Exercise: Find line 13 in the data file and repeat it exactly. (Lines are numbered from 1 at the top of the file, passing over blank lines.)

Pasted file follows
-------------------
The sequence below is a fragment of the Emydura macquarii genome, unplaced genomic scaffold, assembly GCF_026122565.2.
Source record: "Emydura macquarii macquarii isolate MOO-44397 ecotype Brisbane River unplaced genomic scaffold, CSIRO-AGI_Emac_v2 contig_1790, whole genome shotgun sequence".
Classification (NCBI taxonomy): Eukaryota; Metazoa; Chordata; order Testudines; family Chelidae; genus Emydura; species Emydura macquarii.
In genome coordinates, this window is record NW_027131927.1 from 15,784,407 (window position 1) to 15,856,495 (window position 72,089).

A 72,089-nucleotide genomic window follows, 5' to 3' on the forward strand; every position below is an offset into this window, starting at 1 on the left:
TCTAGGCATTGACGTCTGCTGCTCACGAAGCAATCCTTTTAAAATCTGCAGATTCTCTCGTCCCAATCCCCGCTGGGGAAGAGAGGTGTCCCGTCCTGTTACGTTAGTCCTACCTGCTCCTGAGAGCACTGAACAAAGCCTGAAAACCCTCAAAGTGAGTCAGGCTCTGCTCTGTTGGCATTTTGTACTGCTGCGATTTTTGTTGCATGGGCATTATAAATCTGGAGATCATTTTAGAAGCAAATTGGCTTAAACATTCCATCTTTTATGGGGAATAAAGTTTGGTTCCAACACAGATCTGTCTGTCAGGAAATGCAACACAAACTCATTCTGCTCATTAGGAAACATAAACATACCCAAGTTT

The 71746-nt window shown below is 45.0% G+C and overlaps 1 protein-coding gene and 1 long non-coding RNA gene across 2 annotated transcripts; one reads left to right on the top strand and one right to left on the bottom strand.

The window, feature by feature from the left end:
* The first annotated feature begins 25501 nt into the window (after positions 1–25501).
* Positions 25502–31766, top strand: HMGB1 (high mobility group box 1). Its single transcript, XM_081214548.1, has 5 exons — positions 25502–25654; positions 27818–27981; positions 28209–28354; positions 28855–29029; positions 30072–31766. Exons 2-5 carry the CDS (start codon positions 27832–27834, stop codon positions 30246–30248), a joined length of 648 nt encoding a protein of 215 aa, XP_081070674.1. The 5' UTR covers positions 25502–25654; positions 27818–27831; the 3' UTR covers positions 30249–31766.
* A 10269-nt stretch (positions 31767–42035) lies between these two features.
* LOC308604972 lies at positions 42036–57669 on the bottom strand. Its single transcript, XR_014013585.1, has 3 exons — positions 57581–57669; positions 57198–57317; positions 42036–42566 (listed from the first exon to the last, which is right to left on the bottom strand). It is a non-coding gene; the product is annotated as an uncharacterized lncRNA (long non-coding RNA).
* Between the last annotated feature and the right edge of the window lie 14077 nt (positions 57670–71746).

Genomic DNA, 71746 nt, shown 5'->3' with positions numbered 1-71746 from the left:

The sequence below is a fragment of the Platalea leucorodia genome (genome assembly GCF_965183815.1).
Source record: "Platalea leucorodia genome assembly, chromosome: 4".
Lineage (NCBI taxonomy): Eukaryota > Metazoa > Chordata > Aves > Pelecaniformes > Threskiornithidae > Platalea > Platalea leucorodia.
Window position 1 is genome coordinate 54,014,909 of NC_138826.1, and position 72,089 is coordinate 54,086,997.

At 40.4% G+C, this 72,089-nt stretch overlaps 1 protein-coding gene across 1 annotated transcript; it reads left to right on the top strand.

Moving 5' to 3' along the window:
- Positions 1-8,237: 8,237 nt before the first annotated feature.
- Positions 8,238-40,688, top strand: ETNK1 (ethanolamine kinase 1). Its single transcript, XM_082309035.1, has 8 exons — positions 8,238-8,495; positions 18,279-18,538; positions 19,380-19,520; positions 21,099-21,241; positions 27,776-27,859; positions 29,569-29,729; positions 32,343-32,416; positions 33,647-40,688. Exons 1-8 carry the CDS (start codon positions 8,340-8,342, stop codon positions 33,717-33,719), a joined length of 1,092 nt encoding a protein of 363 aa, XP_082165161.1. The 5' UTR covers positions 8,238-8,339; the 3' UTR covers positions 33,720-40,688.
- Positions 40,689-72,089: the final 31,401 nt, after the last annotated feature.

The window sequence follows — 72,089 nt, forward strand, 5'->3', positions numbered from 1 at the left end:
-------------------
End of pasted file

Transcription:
* Between the last annotated feature and the right edge of the window lie 14077 nt (positions 57670–71746).